|Crossing the Rhine|
After the Battle of the Bulge, the Germans have only 26 divisions on the Western Front; most are either far below strength or consist of old men and young boys. Facing them are 57 infantry, 23 armored, and five airborne divisions, all at full strength. Eisenhower’s three-phase plan calls for Montgomery’s forces to clear the lower Rhine valley, Bradley’s forces to clear the middle reaches of the Rhine, and finally encirclement of the German armies while other units race to link up with the Soviets near the Elbe.
Eisenhower’s plan goes forward as planned, with one unexpected change. On March 7, the U.S. First Army surprises the Germans at Remagen on the Rhine; the Americans capture the bridge before the Germans can destroy it. American troops pour over the bridge, creating a lodgment from which they launch an attack on March 25.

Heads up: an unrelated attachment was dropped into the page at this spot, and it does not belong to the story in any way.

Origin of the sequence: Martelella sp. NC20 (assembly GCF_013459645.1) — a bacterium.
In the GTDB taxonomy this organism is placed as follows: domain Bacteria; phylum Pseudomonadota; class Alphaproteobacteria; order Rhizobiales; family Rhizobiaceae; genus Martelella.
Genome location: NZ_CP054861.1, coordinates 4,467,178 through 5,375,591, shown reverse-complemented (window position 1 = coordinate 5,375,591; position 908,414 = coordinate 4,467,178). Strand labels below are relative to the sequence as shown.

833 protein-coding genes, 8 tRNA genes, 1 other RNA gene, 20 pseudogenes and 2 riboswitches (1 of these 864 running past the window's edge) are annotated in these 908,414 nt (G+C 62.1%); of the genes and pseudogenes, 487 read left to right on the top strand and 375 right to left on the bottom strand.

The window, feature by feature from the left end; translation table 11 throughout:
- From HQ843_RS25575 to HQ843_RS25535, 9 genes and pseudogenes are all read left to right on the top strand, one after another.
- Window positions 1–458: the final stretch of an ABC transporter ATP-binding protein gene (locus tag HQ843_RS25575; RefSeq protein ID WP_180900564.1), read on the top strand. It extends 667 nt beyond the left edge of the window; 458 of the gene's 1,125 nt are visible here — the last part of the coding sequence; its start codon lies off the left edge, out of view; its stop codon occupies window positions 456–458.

German units begin to surrender en masse. Army Group B surrenders on April 18. Less than a week later, American units meet Soviet units on the Elbe near Torgau. Eisenhower has already decided to let the Soviets take Berlin; he believes that casualties for British, Canadian, and American units will be too high if he tries to take the German capital.
After Hitler’s death and the fall of Berlin, the Third Reich collapses. The Germans sign an unconditional surrender at Rheims on May 7, but Army Group Center fights on. Surrounded by the Soviets near Prague, they ignore broadcast appeals to give up. Koniev orders a massive artillery barrage, followed by the advance of the 4th Guards Tank Army. This force reaches Prague to find the Germans have gone.
The Russians finally bring Army Group Center to bay on May 10. Over the next two days, the Soviets pound German positions with every available weapon; those Germans not killed begin to surrender. On May 12 it is official: Army Group Center surrenders, and the last major German fighting force is no more. The war in Europe is over.